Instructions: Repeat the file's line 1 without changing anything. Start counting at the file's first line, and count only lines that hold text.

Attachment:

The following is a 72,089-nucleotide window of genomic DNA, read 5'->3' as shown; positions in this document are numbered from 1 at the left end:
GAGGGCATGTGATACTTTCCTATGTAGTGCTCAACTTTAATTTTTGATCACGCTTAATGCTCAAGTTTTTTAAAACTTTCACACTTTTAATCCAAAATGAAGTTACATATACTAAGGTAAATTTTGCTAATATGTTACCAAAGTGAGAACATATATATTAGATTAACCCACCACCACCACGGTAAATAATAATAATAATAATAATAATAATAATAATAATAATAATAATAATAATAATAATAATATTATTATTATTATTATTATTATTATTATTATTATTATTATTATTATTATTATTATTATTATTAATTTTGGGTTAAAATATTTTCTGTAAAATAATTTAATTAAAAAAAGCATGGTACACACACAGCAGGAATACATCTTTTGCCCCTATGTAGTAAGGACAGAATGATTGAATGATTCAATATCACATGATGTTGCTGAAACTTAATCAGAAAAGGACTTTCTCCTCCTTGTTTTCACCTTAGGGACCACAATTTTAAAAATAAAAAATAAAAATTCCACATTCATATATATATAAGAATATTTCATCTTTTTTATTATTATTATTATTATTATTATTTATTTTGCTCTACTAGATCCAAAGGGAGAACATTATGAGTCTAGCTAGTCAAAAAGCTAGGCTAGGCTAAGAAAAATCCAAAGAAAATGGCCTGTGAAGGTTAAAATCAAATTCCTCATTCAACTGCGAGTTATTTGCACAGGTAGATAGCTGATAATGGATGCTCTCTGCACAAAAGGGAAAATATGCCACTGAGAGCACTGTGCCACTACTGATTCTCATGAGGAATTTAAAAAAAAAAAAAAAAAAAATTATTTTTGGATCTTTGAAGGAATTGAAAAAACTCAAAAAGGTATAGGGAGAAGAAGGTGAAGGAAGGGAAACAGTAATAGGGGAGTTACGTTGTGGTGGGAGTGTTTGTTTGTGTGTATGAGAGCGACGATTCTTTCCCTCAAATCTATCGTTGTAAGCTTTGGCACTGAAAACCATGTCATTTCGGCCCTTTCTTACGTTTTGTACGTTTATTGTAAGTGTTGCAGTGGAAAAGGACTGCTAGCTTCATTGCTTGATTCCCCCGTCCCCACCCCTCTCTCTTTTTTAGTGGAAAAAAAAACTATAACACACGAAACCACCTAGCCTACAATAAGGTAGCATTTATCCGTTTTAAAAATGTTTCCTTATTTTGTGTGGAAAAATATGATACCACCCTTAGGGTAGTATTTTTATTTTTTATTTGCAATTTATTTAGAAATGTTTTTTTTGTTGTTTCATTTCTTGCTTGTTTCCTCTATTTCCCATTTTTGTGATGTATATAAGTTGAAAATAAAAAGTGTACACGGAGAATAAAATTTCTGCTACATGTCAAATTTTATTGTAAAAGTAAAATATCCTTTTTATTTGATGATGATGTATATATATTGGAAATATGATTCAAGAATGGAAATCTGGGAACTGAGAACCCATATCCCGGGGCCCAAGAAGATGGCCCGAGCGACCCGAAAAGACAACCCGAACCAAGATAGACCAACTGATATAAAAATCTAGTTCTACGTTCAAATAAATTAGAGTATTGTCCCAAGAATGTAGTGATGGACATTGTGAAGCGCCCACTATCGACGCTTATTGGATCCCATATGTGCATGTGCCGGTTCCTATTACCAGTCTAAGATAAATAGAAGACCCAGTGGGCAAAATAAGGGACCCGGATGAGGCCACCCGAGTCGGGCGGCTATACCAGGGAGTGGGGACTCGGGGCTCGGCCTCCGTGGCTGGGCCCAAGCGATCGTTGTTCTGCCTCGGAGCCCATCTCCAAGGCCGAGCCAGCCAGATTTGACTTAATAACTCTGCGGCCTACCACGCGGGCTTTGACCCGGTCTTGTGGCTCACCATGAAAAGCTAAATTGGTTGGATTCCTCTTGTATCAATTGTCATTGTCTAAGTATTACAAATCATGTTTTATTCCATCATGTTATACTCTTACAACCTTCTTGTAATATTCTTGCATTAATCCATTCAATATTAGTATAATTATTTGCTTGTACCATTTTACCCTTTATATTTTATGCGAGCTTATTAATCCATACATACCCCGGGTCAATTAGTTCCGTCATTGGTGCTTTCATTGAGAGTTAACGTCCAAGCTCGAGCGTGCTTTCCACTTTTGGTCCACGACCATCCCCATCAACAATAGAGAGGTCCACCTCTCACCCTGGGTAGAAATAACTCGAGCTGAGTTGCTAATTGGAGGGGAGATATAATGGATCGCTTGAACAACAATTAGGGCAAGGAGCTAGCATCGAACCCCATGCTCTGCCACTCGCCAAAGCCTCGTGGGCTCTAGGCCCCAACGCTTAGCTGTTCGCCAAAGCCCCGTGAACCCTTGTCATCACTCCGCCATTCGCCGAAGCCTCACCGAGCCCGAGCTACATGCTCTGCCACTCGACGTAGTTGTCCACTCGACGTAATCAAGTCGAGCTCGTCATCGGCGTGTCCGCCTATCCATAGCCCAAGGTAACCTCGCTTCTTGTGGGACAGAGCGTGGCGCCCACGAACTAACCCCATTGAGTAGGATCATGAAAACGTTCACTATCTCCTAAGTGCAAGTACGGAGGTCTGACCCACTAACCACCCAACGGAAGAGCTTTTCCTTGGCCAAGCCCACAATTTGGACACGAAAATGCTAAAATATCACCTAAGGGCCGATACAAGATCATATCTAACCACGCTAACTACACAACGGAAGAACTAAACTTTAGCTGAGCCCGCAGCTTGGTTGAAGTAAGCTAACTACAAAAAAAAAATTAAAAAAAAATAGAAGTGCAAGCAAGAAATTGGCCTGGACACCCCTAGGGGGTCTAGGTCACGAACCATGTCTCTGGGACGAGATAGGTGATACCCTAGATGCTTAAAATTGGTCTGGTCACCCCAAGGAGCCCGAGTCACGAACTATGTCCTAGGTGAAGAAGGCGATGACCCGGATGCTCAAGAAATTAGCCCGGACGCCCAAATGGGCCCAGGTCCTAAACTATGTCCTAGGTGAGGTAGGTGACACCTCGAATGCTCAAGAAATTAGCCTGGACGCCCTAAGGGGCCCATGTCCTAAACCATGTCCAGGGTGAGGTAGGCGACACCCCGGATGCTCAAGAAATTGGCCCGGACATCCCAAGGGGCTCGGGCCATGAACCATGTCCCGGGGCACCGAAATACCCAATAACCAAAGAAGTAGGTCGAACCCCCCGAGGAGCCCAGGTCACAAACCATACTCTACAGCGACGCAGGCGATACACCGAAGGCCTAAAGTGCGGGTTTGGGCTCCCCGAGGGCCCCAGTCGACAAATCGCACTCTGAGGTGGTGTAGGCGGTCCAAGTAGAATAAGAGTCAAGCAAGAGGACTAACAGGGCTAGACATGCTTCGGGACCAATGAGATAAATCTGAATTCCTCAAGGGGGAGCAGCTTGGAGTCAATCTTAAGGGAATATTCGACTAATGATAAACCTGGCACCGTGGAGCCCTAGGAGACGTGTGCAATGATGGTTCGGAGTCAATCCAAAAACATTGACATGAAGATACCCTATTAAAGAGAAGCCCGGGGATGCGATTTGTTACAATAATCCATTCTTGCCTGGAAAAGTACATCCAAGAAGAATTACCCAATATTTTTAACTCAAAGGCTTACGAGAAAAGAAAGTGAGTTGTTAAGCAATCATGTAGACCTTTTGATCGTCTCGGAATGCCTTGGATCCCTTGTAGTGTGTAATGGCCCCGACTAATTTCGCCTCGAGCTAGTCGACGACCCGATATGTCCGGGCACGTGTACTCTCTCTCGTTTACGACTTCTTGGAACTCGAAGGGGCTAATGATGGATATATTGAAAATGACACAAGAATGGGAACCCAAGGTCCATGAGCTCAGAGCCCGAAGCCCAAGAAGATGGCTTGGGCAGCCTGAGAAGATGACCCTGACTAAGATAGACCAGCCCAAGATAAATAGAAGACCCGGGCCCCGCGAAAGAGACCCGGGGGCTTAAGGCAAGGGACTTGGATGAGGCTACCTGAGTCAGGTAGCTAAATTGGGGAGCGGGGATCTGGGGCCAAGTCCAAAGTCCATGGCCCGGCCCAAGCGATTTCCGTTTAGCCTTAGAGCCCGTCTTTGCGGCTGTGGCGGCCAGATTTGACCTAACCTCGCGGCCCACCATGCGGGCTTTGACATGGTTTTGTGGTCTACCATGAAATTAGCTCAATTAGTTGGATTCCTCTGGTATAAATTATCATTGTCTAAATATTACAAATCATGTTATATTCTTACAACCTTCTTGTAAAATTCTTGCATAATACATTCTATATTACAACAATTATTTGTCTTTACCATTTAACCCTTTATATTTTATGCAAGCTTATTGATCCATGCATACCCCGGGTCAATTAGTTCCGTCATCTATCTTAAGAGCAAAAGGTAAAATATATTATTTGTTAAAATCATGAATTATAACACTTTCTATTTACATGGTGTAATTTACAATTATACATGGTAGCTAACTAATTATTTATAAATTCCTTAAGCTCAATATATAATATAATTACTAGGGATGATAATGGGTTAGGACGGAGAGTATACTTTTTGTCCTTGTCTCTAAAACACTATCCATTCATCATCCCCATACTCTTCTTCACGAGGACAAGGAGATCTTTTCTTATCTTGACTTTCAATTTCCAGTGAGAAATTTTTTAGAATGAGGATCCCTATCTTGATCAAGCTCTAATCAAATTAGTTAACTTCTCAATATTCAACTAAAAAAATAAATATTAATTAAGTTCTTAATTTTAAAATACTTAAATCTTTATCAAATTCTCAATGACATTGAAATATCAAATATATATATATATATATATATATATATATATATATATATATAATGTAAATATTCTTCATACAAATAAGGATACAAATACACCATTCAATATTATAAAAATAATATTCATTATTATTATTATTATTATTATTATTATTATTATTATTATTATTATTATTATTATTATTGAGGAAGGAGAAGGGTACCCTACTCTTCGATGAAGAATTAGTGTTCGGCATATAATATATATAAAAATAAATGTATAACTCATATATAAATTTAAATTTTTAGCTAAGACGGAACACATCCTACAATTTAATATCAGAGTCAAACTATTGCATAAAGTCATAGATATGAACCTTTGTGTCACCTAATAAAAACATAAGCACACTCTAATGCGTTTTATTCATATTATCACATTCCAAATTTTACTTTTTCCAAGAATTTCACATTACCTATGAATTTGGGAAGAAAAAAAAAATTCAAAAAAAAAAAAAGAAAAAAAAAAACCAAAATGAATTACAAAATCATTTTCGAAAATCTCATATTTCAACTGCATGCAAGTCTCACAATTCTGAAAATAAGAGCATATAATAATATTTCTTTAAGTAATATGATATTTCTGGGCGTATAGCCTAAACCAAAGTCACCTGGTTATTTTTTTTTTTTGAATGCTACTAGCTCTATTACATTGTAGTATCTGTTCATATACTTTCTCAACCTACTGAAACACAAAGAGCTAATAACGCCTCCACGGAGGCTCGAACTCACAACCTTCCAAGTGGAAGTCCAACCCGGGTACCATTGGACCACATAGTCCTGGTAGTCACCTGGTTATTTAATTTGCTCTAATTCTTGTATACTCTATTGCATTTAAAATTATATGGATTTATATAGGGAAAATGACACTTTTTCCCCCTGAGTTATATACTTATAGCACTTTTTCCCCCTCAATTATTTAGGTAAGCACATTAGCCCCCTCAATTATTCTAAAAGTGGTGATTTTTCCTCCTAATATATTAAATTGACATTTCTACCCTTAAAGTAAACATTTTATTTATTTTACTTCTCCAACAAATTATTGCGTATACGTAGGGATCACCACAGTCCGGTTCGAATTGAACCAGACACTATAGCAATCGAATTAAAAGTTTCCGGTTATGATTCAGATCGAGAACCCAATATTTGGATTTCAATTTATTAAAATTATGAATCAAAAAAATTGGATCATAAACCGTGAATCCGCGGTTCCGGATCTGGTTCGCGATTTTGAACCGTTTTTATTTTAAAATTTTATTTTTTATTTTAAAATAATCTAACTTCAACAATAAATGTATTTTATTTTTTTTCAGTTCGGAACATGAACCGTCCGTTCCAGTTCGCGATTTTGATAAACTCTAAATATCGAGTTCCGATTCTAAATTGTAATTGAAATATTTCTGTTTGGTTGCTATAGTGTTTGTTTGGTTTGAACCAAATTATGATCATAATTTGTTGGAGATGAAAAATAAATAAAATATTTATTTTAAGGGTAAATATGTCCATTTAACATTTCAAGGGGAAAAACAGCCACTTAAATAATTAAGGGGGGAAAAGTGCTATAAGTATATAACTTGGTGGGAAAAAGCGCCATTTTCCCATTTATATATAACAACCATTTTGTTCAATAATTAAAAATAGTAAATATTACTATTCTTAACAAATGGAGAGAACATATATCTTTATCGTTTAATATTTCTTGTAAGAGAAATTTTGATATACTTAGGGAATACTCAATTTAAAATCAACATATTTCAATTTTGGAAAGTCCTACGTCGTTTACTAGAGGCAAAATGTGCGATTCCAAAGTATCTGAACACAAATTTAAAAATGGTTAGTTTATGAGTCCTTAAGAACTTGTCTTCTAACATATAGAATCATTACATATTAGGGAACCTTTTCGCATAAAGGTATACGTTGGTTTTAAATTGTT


The following is a 72,089-nucleotide window of genomic DNA, read 5'->3' as shown; positions in this document are numbered from 1 at the left end: